Nicci French’s (Nicci Gerrrard and Sean French) novel Blue Monday is A Frieda Klein mystery, Frieda being a psychologist working in London. She finds herself treating a man who longs for a red-headed son, he himself being of that colouring. Then a child like that is kidnapped. Should she report this to the police? The kidnapping has striking similarities to the kidnapping of a 5 yr-old girl 20 years ago. But why would the kidnapper wait so long to strike again. And is the patient living two lives, unable in either to remember the other. Frieda teams up with DCI Karlsson in an attempt to rescue both victims.

The last of the 4 books, I brought from home was a Christmas gift, Denise Mina’s Field of Blood. Hinging on the murder of a 3 yr-old by a couple of 11 yr-olds, this was not a book I would have chosen to read, but it was all I had. Paddy Meehan really is a girl reporter, barely 18, from an Irish Catholic family settled in Glasgow. There’s enough ethnic strife to make an interesting book all by itself. Really Paddy, who bears the name of a notorious traitor, is a copy ‘boy” in the early 1980’s, not an easy role in a newsroom full of leering, hardened, alcoholic, male journalists. She sets out to the prove that the children are not solely responsible, and this leads her into the investigation of a much older child murder as well. Young as she is, Paddy has her own idea  of how she wants to live. Her family is strict Catholic, but Paddy can’t see the point. After being shunned by her family, she skips one Sunday. The next Sunday, she gives in to her mother’s pleas: the adult children go to please mother, mother goes to please father and father goes as a role model for his children.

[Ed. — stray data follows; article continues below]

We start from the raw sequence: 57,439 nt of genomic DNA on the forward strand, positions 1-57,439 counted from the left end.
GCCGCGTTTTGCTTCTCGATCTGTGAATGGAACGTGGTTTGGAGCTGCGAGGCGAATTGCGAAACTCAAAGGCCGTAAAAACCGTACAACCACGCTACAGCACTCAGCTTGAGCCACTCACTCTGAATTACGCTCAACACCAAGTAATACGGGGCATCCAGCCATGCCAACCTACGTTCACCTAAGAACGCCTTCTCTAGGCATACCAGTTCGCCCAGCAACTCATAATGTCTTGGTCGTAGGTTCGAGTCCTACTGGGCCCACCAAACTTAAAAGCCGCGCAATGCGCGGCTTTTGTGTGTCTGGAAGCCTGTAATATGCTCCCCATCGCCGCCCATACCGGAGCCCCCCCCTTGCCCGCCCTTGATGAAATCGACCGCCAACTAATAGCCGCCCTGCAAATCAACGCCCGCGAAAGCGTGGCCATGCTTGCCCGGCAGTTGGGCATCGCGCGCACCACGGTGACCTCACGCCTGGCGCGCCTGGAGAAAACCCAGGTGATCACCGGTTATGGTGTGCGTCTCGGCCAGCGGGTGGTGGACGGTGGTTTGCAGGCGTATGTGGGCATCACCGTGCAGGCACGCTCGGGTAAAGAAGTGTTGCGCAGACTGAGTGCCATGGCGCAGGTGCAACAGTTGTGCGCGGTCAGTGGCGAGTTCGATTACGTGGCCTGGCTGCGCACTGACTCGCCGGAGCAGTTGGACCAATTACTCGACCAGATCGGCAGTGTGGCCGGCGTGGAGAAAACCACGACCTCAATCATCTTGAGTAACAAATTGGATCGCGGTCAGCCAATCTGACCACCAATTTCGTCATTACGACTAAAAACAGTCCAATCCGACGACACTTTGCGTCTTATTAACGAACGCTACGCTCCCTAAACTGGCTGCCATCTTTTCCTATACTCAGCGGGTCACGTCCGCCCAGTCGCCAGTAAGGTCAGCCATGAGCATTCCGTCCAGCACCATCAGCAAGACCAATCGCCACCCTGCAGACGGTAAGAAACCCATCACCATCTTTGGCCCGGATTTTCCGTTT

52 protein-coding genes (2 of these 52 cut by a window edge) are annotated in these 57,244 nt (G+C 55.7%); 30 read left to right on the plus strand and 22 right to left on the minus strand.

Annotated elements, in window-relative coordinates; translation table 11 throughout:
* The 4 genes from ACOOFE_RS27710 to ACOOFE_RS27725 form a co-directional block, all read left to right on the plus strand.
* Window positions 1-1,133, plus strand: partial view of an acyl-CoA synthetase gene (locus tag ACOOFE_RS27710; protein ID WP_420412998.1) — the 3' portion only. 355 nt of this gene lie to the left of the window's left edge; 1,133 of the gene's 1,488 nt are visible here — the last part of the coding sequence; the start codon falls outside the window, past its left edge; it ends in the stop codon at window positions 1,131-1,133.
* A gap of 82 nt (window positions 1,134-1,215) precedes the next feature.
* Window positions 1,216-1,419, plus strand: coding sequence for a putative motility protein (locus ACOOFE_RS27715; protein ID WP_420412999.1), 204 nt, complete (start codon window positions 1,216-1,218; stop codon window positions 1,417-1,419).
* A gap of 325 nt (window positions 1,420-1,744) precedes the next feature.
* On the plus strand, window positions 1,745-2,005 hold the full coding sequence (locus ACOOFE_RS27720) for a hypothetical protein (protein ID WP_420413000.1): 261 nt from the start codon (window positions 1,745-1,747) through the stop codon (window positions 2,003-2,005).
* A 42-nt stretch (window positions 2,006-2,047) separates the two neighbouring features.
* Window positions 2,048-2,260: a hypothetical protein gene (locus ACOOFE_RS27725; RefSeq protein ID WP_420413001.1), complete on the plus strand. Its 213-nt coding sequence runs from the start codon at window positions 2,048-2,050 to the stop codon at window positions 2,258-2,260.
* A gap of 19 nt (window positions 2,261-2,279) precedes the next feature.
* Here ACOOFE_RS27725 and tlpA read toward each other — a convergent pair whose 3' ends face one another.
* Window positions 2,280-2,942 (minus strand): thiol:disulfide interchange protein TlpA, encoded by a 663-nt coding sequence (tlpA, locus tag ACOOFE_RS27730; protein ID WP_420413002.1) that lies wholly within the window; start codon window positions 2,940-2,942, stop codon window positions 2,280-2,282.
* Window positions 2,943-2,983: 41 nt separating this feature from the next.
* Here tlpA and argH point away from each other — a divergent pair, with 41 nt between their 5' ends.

In Los Angeles two weeks after I arrived, I bought Donna Leon’s Willful Behavior, Lee Child’s Tripwire and Elizabeth George’s In Pursuit of the Proper Sinner.

Donna Leon is an American writer living in Venice and writing short mystery novels set there primarily and featuring Commissario Guido Brunetti, a man who is very fond of his professor wife’s cooking three times a day and possibly a glass of something after his mid-morning espresso. In Willful Behavior, his wife who teaches 19th century English literature, especially Henry James, to a roomful of uncomprehending louts, asks him to help a student clear her deceased grandfather’s name. Next thing, the poor girl is dead and Brunetti is caught up in historical crimes: trafficking in Jewish-owned art during the war. A friend of mine had a great idea, write a cook book featuring recipes for the meals Brunetti eats. Too late. Someone already did. http://www.goodreads.com/book/show/7233570-brunetti-s-cookbook

I thought I had read all the Lee Child books, featuring tough guy Jack Reacher, but I was wrong. Tripwire is the second Reacher thriller. The retired army major has earned commendations and medals in the Military Police, but he spends his retirement travelling by bus or hitch-hiking across the U.S., sleeping in cheap motels, his only possession the clothes on his back and a folding toothbrush. Trouble finds him easily. This time he is digging swimming pools in the Florida keys when a private investigator comes to find him and ends up murdered. Reacher travels to NYC to find out why. There Hook Hobie, a disfigured vet with a hook for a hand, waits warily for his tripwires, one in Hawaii and one in Vietnam to warn him to shut down his scam and leave town. But there’s this one last score….. This adventure takes Reacher back to a woman that he first fell in love with 15 years when she was 15. Now he can finally admit that to her. Or can he?

Elizabeth’s George’s In Search of a Proper Sinner was well underway when I left it in my grandson’s home. I frantically texted -using a borrowed Verizon phone. The reply was, “Is there anything unusual you want me to do with it?” It arrived back up the mountain a few days ago, but since I haven’t finished it, I will write about it and George’s novel Deception on His Mind in a 2nd summer reading post. Coming soon. I will also describe another early Lee Child novel, Running Blind.

Here we are my reading companion and I in yesteryear. (Not.)  Just when I think the Lee Child books is too hardcore, I discover she can’t put it down. That was no lady. That was a reader.